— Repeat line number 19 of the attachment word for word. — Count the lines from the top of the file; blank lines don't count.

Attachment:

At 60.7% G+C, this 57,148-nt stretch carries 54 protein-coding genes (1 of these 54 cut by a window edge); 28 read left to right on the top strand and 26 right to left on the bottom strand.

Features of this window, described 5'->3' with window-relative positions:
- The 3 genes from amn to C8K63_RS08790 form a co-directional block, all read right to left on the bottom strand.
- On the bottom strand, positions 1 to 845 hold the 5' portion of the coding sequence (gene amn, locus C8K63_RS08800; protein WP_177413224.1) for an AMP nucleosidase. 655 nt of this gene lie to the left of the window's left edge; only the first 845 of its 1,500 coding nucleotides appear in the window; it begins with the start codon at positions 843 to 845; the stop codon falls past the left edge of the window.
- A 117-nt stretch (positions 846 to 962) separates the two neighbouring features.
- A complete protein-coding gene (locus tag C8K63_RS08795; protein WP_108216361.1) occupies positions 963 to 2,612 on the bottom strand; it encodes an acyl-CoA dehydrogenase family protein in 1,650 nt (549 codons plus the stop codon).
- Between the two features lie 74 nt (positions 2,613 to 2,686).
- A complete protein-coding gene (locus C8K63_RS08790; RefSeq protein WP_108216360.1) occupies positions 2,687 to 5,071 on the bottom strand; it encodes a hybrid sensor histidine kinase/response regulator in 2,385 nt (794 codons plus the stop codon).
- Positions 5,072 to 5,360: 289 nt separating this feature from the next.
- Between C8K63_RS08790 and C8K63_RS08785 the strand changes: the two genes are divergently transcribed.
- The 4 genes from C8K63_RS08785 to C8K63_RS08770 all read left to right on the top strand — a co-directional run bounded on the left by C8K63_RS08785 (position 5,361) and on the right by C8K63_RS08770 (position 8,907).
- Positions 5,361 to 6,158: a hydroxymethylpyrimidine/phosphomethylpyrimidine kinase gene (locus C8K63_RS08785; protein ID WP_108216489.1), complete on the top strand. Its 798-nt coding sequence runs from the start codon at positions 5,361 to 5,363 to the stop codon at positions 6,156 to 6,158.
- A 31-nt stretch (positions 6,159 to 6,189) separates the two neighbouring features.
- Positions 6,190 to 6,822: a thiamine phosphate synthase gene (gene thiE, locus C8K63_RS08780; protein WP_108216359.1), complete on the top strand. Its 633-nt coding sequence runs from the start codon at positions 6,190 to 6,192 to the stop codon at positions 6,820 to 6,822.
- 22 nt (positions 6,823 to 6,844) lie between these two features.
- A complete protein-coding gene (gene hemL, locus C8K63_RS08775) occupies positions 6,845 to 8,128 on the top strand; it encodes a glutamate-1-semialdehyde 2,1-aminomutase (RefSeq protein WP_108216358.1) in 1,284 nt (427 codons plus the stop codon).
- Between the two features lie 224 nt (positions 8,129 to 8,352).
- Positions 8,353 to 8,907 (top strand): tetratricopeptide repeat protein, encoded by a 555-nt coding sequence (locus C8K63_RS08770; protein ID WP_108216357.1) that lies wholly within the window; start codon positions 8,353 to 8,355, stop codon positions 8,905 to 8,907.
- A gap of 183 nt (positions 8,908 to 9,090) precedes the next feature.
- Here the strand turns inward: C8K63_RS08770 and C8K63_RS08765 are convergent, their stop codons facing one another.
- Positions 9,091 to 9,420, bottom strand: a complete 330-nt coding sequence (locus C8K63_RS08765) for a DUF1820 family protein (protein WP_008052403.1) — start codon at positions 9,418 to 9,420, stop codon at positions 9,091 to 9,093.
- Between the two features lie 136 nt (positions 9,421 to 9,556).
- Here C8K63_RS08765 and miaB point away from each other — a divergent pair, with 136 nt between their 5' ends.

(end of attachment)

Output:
- A gap of 183 nt (positions 8,908 to 9,090) precedes the next feature.